An open day was held on Tuesday for the Greytown Police Hub. PHOTO/KAREN COLTMAN
Six years after the town’s police station closed, Greytown is getting a cop shop.
The Kuratawhiti St Greytown Police Hub opens for the first time tomorrow at 12.30pm and closes at 3pm.
It opens again on a regular basis on Mondays from 10am to 2pm and on Thursdays.
During Tuesday’s open day, Wairarapa Police Area Commander Scott Miller had two officers walking the beat down the shopping strip, two heading to Kuranui College, and another couple making hotdogs and chatting to passers-by.
This is exactly what Miller wants for the town.
In half an hour, 15 people had dropped into the new police hub on Tuesday to meet his team.
Greytown resident, former real estate agent Helen Dempsey, said the district was lucky to have the police “back here again”.
“To have these amazing people, that I have found over the years to be very helpful to my family to be back in town is just great,” Dempsey said.
Constable Dana Johanson came by the hub and then went off to Kuranui College for a “spot check” on teenagers taking their cars out at lunchtime.
“We keep an eye on how they are doing. There was a terrible accident many years ago when a lunchtime drive with mates resulted in a life-changing spinal injury for a passenger,” Johanson said.
In January 2014, police stations in Greytown and Martinborough closed to the public during restructuring and sole charge positions were disestablished.
When Miller started the job in 2018, he held public meetings and canvassed the South Wairarapa community.
He then decided the need for a regular community presence was warranted and required back in all three towns.
“My assessment is that South Wairarapa needed a seven-days-a-week presence and this is how the community rural policing team has evolved,” Miller said.
“People need to be able to come and talk to us.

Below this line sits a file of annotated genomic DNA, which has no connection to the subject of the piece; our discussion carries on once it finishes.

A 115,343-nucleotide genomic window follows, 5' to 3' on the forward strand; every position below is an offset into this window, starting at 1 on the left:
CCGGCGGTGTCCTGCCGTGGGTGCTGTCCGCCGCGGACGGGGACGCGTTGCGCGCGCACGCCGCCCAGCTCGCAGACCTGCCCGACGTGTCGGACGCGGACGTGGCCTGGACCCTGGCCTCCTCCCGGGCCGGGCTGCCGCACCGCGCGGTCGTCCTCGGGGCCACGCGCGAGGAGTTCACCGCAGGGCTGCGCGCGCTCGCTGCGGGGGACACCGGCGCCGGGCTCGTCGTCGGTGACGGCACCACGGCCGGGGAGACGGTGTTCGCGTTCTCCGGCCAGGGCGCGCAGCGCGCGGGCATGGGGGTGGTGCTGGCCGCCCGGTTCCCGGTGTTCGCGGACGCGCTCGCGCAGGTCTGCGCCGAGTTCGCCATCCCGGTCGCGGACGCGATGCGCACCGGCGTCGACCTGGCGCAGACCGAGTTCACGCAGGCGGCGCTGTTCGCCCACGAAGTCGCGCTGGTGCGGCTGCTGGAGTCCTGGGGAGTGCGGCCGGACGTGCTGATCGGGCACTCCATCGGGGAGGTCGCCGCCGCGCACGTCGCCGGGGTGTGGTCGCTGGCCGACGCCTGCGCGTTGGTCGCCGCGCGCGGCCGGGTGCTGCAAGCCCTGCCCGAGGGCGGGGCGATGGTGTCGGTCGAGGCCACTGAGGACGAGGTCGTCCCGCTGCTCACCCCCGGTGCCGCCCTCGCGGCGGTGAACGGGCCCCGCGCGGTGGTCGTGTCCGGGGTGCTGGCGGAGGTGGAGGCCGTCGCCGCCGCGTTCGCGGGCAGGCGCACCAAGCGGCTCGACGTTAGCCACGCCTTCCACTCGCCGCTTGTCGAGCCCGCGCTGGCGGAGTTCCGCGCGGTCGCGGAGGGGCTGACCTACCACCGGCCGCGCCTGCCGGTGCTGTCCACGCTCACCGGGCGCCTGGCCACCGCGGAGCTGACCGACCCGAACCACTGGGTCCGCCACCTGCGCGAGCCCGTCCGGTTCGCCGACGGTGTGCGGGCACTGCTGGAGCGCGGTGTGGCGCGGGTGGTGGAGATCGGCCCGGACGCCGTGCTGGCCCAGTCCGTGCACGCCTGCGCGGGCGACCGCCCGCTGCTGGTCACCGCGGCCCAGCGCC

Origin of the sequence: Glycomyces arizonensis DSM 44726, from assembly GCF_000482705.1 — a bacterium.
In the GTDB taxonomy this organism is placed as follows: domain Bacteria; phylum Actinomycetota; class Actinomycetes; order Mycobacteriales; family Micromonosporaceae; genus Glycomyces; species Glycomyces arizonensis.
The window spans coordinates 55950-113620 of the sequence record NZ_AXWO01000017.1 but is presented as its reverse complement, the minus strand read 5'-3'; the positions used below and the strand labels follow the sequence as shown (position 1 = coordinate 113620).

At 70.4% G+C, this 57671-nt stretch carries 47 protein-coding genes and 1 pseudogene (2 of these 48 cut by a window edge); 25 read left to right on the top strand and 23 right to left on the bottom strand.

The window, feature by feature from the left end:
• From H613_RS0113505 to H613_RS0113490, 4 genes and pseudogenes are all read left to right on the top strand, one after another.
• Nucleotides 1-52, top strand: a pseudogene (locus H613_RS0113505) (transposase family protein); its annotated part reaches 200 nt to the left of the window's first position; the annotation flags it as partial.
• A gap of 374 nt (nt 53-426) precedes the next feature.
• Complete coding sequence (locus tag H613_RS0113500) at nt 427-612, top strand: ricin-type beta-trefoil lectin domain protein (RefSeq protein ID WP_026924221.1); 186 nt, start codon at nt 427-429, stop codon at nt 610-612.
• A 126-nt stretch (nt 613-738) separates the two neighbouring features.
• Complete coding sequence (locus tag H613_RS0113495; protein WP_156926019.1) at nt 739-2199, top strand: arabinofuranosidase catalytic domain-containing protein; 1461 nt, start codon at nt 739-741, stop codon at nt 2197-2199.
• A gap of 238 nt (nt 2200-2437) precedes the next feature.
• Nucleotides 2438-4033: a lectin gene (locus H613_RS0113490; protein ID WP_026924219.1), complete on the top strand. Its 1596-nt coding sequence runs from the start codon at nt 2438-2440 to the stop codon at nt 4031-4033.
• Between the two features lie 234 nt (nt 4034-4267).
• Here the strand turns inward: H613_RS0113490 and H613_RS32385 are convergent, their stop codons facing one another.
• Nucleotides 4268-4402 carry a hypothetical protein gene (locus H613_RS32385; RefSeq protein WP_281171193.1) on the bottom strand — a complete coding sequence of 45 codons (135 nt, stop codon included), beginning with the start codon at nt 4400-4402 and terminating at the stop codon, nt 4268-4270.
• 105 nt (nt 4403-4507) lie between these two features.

“If something has happened over the weekend, they can come in and get advice.”
When the South Wairarapa towns no longer had a dedicated police constable, Warren Woodgyer started a petition to get them back.
While he has praised Miller for listening and making some movement towards this, he said the hours offered were not adequate.
“It’s nice to have this presence back but it is just a start,” Woodgyer said.
“I feel that as the towns grow, for the feeling of safety a dedicated community officer for each town will be needed.
“I have been on hold for half an hour on the non-emergency phone numbers and passed between 111 and that number.
Really, it would be better to walk straight into a local police station any day of the week.”
He will keep pushing for this result.
The police are sharing the Greytown Trust Lands Trust-owned building with Department of Corrections probation officers.
Service manager Mel Morris has worked in probation for more than 20 years at 5 Albert St, Masterton and had staff at Featherston’s Turret House.
Turret House has been sold by Presbyterian Support.
“We’ll be here in Kuratawhiti St with the door open every Wednesday morning,” Morris said.
“We do home visits too, but with the poor public transport options between Masterton and Featherston, we are pleased to have a site in the middle.
“People on probation are part of the community and we are working to ease them back into the community successfully.”